NATO SUMMIT: U.S. President Barack Obama is meeting with French President Nicolas
Sarkozy in Strasbourg, France Friday, ahead of a NATO summit marking
the alliance's 60th anniversary.
Mr. Obama also meets in Germany with Chancellor Angela Merkel before
heading to the summit, which is being held Friday and Saturday along
the French-German border.
During the talks, Mr. Obama is expected to seek NATO allies' support for his new Afghanistan strategy.
G-20 SUMMIT: U.S. President Barack Obama says the just-completed G-20 summit will be
a "turning point" in global economic recovery, but cautioned that
results will not come quickly.
Mr. Obama said leaders of 20 wealthy and developing economies overcame
"honest disagreements" and are now committed to boosting growth,
creating jobs, and providing more than $1 trillion for international
lenders to help struggling nations.
They also agreed on stricter regulation of the world financial industry
to limit risky investments by banks.
US - ECONOMY: The U.S. Congress has passed budgets that are largely in line with President Barack Obama's ambitious plans to address the issues of health care and climate change. The House of Representatives approved a $3.5 trillion budget blueprint early Thursday without a single vote of support from Republicans. The Senate passed a similar version later Thursday, in a vote that also was largely divided along party lines. The House and Senate still need to reconcile their versions of the budget before sending it on to the president.
THAILAND - CAMBODIA: At least two Thai soldiers have been killed during violent clashes Friday between Cambodian and Thai troops in a disputed border area. Officials from both sides say Thai and Cambodian soldiers have already had two separate gunfights, firing machine guns and launched rockets at one another. At least seven Thai soldiers were also wounded during the clashes. Cambodian officials say the fighting, which took place near the 11th century Preah Vihear temple, began after Thai soldiers entered Cambodian territory.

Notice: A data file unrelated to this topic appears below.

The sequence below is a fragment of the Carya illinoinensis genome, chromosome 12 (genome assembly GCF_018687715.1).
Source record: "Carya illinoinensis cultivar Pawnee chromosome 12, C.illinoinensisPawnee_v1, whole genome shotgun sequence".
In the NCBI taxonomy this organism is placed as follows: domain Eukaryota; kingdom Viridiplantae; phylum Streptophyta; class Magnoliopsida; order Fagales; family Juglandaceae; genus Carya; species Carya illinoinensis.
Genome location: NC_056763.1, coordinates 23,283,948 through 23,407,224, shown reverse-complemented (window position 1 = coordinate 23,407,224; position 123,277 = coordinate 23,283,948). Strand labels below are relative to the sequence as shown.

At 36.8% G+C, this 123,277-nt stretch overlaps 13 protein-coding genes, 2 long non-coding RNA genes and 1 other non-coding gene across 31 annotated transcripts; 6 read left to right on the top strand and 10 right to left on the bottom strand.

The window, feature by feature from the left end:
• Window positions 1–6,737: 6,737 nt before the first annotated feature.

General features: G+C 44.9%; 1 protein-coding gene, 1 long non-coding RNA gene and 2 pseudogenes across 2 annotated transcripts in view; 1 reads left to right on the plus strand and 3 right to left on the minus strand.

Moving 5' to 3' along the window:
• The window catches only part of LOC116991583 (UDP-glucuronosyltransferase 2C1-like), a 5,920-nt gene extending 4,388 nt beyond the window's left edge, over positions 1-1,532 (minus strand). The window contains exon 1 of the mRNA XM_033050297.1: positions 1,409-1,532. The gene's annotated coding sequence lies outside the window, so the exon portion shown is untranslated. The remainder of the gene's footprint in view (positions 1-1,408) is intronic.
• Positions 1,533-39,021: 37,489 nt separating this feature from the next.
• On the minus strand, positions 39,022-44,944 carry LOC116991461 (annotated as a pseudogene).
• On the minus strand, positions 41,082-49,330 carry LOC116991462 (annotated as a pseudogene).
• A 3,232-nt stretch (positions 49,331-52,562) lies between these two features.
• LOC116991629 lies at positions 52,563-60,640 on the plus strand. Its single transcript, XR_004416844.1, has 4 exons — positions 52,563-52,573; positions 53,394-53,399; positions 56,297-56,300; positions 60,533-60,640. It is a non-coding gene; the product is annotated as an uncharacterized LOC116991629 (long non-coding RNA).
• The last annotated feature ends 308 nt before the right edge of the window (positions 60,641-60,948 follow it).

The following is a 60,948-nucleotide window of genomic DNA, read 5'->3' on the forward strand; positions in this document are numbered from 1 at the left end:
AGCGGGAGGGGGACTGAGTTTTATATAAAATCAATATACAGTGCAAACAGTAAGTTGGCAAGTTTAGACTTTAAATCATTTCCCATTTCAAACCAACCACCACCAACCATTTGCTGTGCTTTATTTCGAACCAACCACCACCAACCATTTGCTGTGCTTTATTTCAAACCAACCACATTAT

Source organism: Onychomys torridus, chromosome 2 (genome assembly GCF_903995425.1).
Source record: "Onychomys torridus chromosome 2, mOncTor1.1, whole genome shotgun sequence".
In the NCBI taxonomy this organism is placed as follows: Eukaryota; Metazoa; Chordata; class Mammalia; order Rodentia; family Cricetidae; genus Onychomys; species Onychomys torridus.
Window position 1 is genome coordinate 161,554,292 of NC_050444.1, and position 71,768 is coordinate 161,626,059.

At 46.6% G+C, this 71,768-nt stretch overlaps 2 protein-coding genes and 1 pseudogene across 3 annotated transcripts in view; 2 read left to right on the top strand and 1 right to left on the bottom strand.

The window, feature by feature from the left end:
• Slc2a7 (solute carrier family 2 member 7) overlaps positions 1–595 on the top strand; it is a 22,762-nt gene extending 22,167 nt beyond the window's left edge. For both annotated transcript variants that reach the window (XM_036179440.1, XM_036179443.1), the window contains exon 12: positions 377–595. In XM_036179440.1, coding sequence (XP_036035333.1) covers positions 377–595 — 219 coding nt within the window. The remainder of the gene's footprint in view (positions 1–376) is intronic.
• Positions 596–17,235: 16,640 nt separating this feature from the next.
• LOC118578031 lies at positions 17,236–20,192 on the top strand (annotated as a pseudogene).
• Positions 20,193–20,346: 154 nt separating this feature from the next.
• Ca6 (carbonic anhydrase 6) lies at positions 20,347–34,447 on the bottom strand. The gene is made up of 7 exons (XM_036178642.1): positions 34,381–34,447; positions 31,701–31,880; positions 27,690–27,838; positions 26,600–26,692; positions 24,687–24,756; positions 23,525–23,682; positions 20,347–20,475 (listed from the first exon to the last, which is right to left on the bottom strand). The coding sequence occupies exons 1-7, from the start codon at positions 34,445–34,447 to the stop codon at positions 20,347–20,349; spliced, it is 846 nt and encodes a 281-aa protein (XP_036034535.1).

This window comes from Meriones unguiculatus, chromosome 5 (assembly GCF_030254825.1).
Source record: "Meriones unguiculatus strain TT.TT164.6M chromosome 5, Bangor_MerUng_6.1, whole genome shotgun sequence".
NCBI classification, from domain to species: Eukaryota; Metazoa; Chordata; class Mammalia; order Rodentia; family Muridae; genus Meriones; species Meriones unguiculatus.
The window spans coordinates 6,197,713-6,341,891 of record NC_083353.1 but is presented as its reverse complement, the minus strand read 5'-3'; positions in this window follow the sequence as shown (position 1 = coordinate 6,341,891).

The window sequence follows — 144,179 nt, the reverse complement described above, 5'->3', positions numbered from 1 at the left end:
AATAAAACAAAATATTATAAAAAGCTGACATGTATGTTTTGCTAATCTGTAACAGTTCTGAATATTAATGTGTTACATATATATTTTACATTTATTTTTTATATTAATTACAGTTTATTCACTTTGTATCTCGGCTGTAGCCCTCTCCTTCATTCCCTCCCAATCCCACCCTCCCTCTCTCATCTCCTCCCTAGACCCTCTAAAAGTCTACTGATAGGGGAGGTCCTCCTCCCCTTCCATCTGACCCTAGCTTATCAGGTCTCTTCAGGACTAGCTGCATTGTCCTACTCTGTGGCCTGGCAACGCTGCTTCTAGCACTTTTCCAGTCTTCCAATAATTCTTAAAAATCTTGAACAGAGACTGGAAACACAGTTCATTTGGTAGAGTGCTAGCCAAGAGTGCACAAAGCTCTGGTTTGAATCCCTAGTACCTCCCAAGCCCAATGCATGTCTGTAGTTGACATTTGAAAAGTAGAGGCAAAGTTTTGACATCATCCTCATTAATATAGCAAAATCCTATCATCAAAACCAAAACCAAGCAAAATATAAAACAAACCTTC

MALAYSIA - POLITICS: Malaysia's new prime minister, Najib Razak, was sworn into office Friday in a ceremony broadcast live on national television.
Mr. Najib took the oath of office in front of Malaysia's king and
pledged to carry out his responsibilities to the best of his ability.
The new prime minister is expected to announce a new Cabinet lineup
next week, and faces several challenges, including healing the
country's politics, society and economy, which is expected to shrink by
1 percent in 2009.
US - BURMA - FOOD: A U.S. diplomat in Burma says the United States has donated 16,000 tons of rice to victims of last year's devastating cyclone.
Larry Dinger told cyclone victims in the Irrawaddy Delta Thursday that
the people of the United States remain concerned about their welfare.
Dinger visited the area with representatives of the World Food Program,
which is coordinating international food assistance aimed at reaching
about 750,000 disaster victims.
The United States has contributed the equivalent of $29 million of food
aid to the U.N. agency's program, making Washington the largest single
NOKOR - MISSILE: South Korea's President Lee Myung-bak says he expects North Korea to
launch its long-range rocket on Saturday if the weather is good -- a
move that he says would not benefit Pyongyang.
Speaking with a group of reporters Friday in London, Mr. Lee said it was almost certain North
Korea will fire the missile.
Media reports citing U.S. military officials say North Korea appears to
be fueling a long-range rocket in preparation for a launch in the
North Korea has said it plans to launch a communications satellite
between Saturday (April 4) and Wednesday (April 8).
MEXICO - ARREST: Mexican authorities have arrested a major figure in one of the country's most notorious drug cartels. Officials said 32-year-old Vicente Carrillo Leyva, a leader of the Juarez cartel, was caught Thursday while exercising in a park in Mexico City. The U.S. Embassy in Mexico issued a statement congratulating Mexican authorities on the arrest. The embassy called the Juarez cartel one of the most ruthless organized criminal gangs and said it controls one of the primary transportation routes for illegal drug shipments into the United States.
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